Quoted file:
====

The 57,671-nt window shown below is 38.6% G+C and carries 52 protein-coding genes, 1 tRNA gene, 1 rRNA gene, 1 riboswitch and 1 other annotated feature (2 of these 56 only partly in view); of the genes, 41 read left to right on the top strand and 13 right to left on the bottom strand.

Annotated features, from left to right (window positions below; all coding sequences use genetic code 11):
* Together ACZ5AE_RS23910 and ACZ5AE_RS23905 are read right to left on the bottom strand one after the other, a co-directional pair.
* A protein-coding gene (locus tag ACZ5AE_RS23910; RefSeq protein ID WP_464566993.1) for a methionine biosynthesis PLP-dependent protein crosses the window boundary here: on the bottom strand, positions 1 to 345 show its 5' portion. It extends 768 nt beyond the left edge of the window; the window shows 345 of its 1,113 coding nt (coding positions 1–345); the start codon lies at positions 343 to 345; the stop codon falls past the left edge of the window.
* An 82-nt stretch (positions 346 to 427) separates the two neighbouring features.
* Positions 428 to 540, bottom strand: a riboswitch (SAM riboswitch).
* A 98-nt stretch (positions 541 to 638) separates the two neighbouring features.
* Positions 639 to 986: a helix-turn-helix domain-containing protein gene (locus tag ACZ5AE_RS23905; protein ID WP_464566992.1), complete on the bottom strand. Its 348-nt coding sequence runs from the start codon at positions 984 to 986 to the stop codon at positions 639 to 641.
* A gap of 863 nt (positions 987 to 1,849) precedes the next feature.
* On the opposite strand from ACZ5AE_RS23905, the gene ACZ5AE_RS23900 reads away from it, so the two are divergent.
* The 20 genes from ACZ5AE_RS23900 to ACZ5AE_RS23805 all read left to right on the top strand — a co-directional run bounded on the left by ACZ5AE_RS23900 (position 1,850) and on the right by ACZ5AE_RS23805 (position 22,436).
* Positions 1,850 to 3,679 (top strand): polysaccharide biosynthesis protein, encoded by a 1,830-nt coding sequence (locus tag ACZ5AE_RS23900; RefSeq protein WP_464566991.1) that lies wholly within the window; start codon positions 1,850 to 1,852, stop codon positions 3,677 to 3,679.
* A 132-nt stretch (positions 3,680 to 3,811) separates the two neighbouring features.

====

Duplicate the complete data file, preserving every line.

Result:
The 57,671-nt window shown below is 38.6% G+C and carries 52 protein-coding genes, 1 tRNA gene, 1 rRNA gene, 1 riboswitch and 1 other annotated feature (2 of these 56 only partly in view); of the genes, 41 read left to right on the top strand and 13 right to left on the bottom strand.

Annotated features, from left to right (window positions below; all coding sequences use genetic code 11):
* Together ACZ5AE_RS23910 and ACZ5AE_RS23905 are read right to left on the bottom strand one after the other, a co-directional pair.
* A protein-coding gene (locus tag ACZ5AE_RS23910; RefSeq protein ID WP_464566993.1) for a methionine biosynthesis PLP-dependent protein crosses the window boundary here: on the bottom strand, positions 1 to 345 show its 5' portion. It extends 768 nt beyond the left edge of the window; the window shows 345 of its 1,113 coding nt (coding positions 1–345); the start codon lies at positions 343 to 345; the stop codon falls past the left edge of the window.
* An 82-nt stretch (positions 346 to 427) separates the two neighbouring features.
* Positions 428 to 540, bottom strand: a riboswitch (SAM riboswitch).
* A 98-nt stretch (positions 541 to 638) separates the two neighbouring features.
* Positions 639 to 986: a helix-turn-helix domain-containing protein gene (locus tag ACZ5AE_RS23905; protein ID WP_464566992.1), complete on the bottom strand. Its 348-nt coding sequence runs from the start codon at positions 984 to 986 to the stop codon at positions 639 to 641.
* A gap of 863 nt (positions 987 to 1,849) precedes the next feature.
* On the opposite strand from ACZ5AE_RS23905, the gene ACZ5AE_RS23900 reads away from it, so the two are divergent.
* The 20 genes from ACZ5AE_RS23900 to ACZ5AE_RS23805 all read left to right on the top strand — a co-directional run bounded on the left by ACZ5AE_RS23900 (position 1,850) and on the right by ACZ5AE_RS23805 (position 22,436).
* Positions 1,850 to 3,679 (top strand): polysaccharide biosynthesis protein, encoded by a 1,830-nt coding sequence (locus tag ACZ5AE_RS23900; RefSeq protein WP_464566991.1) that lies wholly within the window; start codon positions 1,850 to 1,852, stop codon positions 3,677 to 3,679.
* A 132-nt stretch (positions 3,680 to 3,811) separates the two neighbouring features.